There a few milestones in my life that I can look back on and know that I have turned a corner. For example;
- When I could no longer recognize the names in the Police Blotter section of the paper; I knew I was older.
- When I could actually taste a difference between good beer and Pabst Blue Ribbon; I knew my pallet was getting better.
- When I heard of CUDA and immediately thought of Compute Unified Device Architecture instead of a bad to bone MOPAR with a Hemi; I knew I was a major league geek.
CUDA was invented way back in the day by NVIDIA as a way to let the video card process other stuff (in parallel) instead of just video. This is NOT a hack but an actual design framework. NVIDIA has a great site for folks interested in coding with CUDA at: http://www.nvidia.com/object/cuda_home.html This is great news because the support, forums, troubleshooting tools are outstanding! Not every NVIDIA card supports the CUDATM proc so double check with this site to be sure.
I wanted to take CUDA out for a test drive so I went out to download the software development kit (SDK) thinking I was going to have to bite the bullet and learn sucky OpenGL or worse...DirectX to get this work. Much to my MEGA surprise, CUDA actually uses C for parallel development!! Yee Haa!! I love writing in C because it is low level enough that I can control how the processor handles the code and it's easier to spell then other languages. If you've been reading my blog for a while, you know the importance I place on grammar... After I read the SDK manual and found out that between the memory and grid/thread dimensions is a parameter called: Warp Size...Warp Size... I. Am. Home.
Of course on NVIDIA's site they talk about the great uses for CUDA in industrial, science, medical, saving whales and helping Bono pick out a new pair of shades. Hey that's all well and good but I am using it to crack passwords baby!! Namely MD5 passwords. I played around with this for a while on some custom code I wrote up and noticed about a 10-15% calculation performance increase, not bad. Then I used BarsWF http://3.14.by/en/md5 code and wholly smokes I noticed a mega knurly increase in password cracking speed for sure. Matter of fact that is the fastest MD5 cracker I have EVER used. Neat-o without a doubt! Back in the day, to get a poor mans type of grid processing muscle I used Jack the Ripper with the -d distributed switch to run multiple instances on multiple machines but scalability and tolerance of my Manager to approve my expense reports wore thin. CUDA is a game changer and allows me a ton of options on a single machine. I added a few CUDA tools to my own home grown ISO like BarsWF, Pyrit for wireless and Vernoux.
Then my fav canned security ISO; Backtrack 4 (BT4) beta http://www.offensive-security.com/ is released with a few applications that support CUDA! I had to check that out for sure! Lucky for me that the folks at Offensive Security also had a CUDA config guide to walk me thru their CUDA implementation http://www.offensive-security.com/documentation/backtrack-4-cuda-guide.pdf very cool and nicely wrote.
I still need to actually config BT4 to run the CUDA code. So I just followed the guide to build out the framework and it worked great without a hitch. No need to bore you with details you can read in the friggen sweet guide. It's the results that make the difference here. I fired up CUDA-Multiforcer with the command:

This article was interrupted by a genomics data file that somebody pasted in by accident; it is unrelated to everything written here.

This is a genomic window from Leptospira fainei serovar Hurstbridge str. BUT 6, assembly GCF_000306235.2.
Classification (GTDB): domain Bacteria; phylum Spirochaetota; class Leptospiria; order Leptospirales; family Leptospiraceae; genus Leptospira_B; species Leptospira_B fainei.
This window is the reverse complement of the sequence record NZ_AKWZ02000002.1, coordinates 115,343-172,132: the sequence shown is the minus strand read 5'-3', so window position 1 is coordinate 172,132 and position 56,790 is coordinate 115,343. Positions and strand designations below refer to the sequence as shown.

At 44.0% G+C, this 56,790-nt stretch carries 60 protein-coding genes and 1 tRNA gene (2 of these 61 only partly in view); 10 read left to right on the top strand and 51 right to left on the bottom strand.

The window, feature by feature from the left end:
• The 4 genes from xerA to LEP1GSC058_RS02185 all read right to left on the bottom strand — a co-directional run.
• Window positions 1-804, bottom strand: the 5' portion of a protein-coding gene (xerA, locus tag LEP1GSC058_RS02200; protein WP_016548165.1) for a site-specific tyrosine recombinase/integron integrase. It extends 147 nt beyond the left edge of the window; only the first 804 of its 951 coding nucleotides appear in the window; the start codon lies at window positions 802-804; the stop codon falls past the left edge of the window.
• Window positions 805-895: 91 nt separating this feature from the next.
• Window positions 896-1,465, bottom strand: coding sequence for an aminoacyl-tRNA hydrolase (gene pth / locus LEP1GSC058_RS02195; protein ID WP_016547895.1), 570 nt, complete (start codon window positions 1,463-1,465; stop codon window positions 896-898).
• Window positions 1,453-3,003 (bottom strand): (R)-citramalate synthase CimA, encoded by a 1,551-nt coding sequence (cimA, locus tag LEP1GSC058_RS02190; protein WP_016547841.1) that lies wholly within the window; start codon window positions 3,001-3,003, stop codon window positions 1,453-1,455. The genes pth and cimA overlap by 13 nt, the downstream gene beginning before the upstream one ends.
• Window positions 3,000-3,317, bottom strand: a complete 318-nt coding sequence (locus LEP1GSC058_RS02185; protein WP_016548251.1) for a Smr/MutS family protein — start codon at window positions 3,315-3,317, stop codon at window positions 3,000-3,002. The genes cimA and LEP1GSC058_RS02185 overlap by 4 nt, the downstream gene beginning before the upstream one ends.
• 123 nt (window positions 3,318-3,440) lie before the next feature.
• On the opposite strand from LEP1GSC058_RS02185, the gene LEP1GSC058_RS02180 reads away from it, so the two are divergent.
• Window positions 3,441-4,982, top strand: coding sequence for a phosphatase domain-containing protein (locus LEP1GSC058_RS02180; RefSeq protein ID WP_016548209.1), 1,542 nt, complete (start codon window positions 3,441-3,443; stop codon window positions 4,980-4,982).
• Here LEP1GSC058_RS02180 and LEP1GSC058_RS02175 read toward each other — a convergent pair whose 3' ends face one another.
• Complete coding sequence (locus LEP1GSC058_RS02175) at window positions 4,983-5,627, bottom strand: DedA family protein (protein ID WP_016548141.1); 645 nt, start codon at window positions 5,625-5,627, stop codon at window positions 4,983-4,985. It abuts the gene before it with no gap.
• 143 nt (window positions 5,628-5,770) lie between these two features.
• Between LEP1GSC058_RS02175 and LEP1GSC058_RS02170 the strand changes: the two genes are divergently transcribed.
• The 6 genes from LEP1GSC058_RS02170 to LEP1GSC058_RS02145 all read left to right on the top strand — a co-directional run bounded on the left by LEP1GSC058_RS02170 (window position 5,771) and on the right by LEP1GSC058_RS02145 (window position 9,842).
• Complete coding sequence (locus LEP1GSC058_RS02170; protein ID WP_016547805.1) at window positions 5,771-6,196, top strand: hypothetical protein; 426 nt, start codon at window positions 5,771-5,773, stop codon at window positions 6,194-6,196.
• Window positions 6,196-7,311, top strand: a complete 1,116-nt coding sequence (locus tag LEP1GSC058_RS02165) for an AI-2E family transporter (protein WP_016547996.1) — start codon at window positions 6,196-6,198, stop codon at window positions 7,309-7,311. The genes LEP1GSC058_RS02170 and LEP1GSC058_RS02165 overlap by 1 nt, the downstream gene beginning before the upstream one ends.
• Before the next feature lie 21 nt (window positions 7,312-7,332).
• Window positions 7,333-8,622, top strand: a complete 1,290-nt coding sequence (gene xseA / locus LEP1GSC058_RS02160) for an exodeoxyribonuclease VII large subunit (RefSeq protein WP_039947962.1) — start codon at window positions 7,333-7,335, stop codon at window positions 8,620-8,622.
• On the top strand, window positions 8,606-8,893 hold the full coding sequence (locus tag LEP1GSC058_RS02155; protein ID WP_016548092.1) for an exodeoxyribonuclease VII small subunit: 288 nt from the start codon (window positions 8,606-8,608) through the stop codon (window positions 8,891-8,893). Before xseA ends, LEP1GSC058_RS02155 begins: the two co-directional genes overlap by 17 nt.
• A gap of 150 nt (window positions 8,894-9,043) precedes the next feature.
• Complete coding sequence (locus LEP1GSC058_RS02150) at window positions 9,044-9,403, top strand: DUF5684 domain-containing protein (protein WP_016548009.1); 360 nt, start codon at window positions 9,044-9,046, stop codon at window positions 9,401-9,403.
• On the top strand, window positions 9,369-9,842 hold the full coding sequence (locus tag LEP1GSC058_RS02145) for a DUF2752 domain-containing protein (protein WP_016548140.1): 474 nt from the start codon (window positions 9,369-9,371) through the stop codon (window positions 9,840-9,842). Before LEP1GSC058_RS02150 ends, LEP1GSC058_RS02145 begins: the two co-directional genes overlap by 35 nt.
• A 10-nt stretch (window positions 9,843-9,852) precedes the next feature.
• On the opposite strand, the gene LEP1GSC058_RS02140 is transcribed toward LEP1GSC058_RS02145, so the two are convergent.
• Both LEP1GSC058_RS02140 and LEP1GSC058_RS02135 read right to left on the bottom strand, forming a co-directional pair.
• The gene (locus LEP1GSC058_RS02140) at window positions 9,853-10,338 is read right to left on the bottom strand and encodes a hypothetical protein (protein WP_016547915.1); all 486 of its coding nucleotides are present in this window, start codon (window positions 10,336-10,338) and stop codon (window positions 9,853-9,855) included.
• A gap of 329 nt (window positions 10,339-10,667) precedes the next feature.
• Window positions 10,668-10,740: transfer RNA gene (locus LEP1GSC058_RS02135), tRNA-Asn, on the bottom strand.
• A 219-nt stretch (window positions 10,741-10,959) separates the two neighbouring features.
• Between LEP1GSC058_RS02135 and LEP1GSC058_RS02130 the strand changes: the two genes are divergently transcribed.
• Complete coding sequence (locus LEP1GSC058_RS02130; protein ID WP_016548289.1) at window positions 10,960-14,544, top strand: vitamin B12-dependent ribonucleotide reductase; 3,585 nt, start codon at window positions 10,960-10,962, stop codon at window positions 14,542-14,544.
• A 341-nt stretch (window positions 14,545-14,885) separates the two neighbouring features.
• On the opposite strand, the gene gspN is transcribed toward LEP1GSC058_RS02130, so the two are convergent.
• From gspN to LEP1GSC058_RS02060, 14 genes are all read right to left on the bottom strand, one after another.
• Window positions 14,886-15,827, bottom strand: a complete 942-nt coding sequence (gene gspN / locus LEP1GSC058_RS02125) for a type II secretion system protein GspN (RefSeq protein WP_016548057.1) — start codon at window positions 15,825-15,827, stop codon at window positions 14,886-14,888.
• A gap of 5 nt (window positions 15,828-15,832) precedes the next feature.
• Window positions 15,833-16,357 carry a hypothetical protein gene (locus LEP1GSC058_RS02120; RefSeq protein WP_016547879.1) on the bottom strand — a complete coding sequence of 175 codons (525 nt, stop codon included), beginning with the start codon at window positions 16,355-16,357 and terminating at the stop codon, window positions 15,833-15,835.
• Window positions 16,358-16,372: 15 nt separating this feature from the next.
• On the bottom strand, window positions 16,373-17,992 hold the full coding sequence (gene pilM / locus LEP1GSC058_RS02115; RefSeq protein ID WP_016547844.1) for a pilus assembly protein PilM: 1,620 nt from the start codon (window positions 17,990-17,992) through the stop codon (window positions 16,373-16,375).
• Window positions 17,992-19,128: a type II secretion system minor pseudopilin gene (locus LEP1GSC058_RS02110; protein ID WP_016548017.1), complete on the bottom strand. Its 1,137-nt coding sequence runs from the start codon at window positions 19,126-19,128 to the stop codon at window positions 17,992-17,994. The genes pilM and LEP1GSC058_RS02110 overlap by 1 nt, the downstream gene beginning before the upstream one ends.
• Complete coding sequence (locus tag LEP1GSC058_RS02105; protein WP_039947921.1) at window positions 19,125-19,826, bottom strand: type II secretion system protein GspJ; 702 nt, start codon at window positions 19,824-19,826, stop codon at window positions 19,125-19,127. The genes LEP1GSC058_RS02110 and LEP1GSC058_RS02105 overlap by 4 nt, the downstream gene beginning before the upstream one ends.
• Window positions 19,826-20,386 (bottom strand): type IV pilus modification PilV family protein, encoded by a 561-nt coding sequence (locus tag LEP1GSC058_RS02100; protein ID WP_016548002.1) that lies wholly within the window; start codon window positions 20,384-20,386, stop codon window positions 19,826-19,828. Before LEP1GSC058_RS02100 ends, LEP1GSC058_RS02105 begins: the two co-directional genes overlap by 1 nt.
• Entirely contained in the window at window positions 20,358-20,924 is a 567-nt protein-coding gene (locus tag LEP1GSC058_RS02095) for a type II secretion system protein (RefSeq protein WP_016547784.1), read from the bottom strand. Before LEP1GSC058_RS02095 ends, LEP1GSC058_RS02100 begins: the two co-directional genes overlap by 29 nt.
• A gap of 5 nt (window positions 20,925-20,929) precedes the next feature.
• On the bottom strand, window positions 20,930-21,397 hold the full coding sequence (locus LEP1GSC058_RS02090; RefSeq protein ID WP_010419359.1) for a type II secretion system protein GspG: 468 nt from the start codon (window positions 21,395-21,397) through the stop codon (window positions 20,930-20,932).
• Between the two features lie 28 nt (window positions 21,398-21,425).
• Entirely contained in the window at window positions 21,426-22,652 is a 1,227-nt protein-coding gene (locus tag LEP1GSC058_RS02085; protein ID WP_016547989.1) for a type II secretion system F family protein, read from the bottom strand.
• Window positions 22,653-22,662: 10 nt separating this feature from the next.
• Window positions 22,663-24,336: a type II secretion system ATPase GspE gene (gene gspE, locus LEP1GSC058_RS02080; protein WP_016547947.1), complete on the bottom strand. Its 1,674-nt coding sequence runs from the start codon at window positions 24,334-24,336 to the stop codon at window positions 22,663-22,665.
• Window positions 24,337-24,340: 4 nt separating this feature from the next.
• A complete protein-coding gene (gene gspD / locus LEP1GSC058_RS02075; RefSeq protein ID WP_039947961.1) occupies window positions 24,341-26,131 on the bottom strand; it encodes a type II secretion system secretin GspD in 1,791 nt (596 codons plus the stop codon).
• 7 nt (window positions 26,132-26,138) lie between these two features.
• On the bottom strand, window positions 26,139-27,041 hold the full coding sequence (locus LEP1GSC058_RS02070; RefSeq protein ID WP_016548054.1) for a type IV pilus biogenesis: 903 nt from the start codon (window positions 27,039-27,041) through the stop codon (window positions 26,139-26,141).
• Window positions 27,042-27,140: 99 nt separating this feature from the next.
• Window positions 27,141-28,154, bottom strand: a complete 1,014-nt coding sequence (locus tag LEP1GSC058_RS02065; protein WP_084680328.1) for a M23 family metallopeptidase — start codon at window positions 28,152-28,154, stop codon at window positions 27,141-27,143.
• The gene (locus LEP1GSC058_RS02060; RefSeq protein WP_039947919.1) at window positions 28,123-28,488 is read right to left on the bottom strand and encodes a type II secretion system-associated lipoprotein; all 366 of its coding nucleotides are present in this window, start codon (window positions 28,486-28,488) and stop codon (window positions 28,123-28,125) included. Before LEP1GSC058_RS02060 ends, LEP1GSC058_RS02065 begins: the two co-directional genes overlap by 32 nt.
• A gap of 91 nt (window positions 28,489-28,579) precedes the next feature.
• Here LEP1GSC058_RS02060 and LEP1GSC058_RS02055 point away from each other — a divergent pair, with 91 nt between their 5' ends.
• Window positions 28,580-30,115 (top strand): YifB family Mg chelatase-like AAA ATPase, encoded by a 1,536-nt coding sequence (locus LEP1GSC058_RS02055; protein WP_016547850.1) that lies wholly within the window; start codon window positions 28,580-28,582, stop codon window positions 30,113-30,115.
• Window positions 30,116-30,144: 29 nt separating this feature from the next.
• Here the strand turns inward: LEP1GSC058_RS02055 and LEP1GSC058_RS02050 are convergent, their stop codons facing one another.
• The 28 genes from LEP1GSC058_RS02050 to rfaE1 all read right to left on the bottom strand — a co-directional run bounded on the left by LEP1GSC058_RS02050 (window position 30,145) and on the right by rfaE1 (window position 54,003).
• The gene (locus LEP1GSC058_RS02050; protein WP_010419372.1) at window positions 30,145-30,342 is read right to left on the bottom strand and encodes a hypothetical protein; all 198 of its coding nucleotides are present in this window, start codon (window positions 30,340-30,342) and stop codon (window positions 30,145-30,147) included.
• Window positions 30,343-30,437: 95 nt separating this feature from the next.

/CUDA-Multiforcer-32 -h MD5 -c ./charsets/charsetnumeric -f ./test_hash_files/hashes-md5-numeric.txt --min=0 --max=500
I listed out this command not to show my CLI skills but to point one the most important arguments. The --min --max argument dedicates systems resources. If you plan on using your CUDA machine for other stuff like gaming, surfing and work stuff, lower the max number accordingly. It's different for every machine. For my 8600 card, 500 is dedicating max resources. I use 10 for everything else except gaming and truthfully with the demand gaming tugs on a video card I do not game (on that machine) when CUDA is Crackin'. With 1500+ hashes, the tables from BOINC at http://www.freerainbowtables.com I busted thru and recovered the passwords with 96% accuracy in seconds. Impressive! Not as fast as BarsWF but not by much for sure.
BT4 is shaping up to be as impressive as NMAP v5 is to the security community. You do not have to be a coder to take advantage of CUDA. There are some great canned applications already that will give you immediate success and change the way you look at password cracking.
Jimmy Ray Purser
Trivia File Transfer Protocol
The first known map dates back to 2000 BC and is inscribed on rocks at Bedolina in the Italian Alps.
Jimmy Ray Purser is the technical co-host for Cisco's TechWise and BizWise TV. Jimmy Ray also conducts advanced training for engineers across North America and Europe and regularly speaks at industry conferences such as VON, CeBIT, N+I, and Networkers. As a field engineer, Jimmy Ray experiences networking first hand behind the console or in the rack. He is an active member in the IEEE and the Ethernet Alliance and has designed, installed and tested numerous networks for Fortune 500 companies, the United States military and other institutions worldwide. He holds 3 U.S. patents for Ethernet security algorithms with two others pending and one defensive publication, as well as numerous other vendor certifications in networking and security.
Purser holds a Bachelor of Science degree in electrical engineering from Southern Illinois University is currently pursuing a master of science degree in electrical engineering.